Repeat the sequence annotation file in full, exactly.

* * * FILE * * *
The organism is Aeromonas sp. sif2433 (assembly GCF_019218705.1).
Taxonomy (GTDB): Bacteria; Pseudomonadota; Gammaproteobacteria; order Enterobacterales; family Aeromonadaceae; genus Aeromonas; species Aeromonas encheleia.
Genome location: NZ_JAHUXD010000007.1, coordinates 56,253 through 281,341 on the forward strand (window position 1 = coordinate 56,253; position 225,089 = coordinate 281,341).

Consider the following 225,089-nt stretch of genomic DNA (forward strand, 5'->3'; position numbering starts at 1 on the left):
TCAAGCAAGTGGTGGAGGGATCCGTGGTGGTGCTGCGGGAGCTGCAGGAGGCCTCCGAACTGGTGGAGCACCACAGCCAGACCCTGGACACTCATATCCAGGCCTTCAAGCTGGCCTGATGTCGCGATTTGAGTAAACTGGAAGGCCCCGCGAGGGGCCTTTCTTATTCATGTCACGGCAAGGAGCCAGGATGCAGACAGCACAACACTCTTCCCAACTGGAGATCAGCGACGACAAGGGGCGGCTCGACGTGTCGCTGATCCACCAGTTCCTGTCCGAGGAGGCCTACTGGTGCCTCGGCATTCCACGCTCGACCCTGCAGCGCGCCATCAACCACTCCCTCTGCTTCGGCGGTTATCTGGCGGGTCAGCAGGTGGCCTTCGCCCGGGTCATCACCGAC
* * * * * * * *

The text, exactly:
The organism is Aeromonas sp. sif2433 (assembly GCF_019218705.1).
Taxonomy (GTDB): Bacteria; Pseudomonadota; Gammaproteobacteria; order Enterobacterales; family Aeromonadaceae; genus Aeromonas; species Aeromonas encheleia.
Genome location: NZ_JAHUXD010000007.1, coordinates 56,253 through 281,341 on the forward strand (window position 1 = coordinate 56,253; position 225,089 = coordinate 281,341).

Consider the following 225,089-nt stretch of genomic DNA (forward strand, 5'->3'; position numbering starts at 1 on the left):
TCAAGCAAGTGGTGGAGGGATCCGTGGTGGTGCTGCGGGAGCTGCAGGAGGCCTCCGAACTGGTGGAGCACCACAGCCAGACCCTGGACACTCATATCCAGGCCTTCAAGCTGGCCTGATGTCGCGATTTGAGTAAACTGGAAGGCCCCGCGAGGGGCCTTTCTTATTCATGTCACGGCAAGGAGCCAGGATGCAGACAGCACAACACTCTTCCCAACTGGAGATCAGCGACGACAAGGGGCGGCTCGACGTGTCGCTGATCCACCAGTTCCTGTCCGAGGAGGCCTACTGGTGCCTCGGCATTCCACGCTCGACCCTGCAGCGCGCCATCAACCACTCCCTCTGCTTCGGCGGTTATCTGGCGGGTCAGCAGGTGGCCTTCGCCCGGGTCATCACCGAC